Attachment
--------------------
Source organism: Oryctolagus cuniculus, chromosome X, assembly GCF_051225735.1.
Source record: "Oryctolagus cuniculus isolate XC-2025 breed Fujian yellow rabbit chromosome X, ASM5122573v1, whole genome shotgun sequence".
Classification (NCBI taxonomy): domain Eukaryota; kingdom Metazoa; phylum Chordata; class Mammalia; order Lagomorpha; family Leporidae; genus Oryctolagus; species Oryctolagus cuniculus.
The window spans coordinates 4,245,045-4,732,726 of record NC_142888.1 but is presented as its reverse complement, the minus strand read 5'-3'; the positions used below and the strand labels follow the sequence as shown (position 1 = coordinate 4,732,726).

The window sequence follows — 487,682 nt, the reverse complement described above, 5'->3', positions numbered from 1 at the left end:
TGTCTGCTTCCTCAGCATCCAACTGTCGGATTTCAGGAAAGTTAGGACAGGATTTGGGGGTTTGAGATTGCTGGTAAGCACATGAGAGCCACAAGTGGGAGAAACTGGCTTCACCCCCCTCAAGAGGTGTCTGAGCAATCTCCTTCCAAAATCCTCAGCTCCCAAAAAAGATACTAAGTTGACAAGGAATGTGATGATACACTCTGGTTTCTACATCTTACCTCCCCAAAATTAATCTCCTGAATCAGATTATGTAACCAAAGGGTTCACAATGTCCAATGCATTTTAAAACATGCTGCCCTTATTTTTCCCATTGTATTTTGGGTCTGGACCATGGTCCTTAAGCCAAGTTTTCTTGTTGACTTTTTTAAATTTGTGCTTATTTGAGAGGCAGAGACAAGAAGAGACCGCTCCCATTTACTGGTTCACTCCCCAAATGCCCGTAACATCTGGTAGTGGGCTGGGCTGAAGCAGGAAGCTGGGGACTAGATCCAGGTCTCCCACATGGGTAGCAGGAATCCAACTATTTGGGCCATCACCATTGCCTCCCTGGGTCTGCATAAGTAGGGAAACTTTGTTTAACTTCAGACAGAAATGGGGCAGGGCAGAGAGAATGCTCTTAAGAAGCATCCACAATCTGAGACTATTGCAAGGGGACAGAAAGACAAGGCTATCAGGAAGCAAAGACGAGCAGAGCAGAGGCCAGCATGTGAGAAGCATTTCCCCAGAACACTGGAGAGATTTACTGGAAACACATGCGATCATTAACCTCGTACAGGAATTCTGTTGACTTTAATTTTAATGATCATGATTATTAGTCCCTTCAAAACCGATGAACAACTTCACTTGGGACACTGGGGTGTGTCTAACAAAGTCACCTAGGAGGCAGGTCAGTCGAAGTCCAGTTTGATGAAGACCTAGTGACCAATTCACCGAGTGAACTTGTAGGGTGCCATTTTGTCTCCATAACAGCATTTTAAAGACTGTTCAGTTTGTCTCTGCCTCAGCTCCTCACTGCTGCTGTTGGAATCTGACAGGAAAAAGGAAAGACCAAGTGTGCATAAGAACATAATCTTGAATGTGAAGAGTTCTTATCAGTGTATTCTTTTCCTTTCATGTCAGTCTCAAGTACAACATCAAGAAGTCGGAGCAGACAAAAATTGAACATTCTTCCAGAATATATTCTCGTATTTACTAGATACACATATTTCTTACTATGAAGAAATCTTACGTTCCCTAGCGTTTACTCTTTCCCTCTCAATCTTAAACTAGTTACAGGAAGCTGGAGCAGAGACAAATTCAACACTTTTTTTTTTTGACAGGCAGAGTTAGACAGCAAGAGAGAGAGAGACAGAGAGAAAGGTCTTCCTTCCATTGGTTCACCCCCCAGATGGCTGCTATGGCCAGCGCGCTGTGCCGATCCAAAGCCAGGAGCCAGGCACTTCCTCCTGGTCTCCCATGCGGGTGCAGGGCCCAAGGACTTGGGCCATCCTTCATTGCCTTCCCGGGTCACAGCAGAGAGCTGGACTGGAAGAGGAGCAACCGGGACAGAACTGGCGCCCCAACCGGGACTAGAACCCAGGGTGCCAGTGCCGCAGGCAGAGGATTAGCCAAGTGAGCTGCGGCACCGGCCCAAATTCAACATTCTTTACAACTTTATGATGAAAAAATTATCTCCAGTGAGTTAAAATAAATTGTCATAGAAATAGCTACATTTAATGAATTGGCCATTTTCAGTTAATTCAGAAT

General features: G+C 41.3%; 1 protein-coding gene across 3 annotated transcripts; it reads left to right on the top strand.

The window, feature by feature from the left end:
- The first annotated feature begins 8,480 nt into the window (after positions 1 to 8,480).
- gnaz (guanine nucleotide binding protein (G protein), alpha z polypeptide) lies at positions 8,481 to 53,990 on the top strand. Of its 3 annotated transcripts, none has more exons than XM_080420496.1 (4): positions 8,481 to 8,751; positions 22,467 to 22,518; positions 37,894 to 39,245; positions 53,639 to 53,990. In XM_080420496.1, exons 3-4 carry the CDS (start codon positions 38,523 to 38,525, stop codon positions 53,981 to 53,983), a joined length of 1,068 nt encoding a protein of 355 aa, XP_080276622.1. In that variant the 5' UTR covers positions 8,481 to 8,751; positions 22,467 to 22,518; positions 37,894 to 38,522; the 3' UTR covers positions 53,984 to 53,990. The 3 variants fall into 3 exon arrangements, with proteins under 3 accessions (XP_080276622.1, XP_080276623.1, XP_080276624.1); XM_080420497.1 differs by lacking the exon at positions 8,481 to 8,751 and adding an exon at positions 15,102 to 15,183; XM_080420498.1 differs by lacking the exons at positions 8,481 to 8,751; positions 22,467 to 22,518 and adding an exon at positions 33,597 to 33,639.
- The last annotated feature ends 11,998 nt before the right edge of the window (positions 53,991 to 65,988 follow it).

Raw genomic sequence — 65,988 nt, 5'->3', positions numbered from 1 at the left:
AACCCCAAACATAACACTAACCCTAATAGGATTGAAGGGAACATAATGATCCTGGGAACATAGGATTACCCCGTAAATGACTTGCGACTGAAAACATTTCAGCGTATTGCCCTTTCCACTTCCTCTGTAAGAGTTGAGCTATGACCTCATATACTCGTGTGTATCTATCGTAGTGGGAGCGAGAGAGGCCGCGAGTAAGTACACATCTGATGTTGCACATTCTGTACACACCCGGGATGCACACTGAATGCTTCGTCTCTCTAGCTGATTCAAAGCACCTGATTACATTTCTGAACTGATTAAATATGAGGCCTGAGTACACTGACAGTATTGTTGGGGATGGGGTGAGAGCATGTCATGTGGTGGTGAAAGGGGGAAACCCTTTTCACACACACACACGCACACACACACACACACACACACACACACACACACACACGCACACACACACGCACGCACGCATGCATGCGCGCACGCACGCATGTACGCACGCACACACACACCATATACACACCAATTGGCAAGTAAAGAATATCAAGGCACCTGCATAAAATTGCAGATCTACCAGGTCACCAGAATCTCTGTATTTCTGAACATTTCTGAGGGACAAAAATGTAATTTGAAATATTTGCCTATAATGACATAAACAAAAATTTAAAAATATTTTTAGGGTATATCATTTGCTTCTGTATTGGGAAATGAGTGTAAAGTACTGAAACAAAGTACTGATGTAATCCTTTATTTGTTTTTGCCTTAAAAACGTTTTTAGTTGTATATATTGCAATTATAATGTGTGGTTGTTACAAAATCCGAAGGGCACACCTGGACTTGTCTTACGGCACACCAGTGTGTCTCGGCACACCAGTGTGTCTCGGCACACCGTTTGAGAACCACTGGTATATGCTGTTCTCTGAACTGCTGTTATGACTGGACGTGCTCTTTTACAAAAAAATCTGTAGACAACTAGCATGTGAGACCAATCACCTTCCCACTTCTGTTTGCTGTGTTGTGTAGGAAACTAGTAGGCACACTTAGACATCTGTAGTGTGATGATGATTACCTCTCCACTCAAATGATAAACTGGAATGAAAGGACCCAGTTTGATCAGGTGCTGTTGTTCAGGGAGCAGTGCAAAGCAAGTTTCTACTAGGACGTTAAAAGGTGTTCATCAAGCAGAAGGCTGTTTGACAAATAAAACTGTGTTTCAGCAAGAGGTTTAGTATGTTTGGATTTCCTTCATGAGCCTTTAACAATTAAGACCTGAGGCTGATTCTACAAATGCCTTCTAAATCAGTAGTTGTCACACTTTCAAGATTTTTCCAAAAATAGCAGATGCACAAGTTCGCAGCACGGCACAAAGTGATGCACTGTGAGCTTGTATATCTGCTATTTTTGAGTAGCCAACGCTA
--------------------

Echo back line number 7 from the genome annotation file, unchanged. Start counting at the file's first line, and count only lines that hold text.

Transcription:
General features: G+C 41.3%; 1 protein-coding gene across 3 annotated transcripts; it reads left to right on the top strand.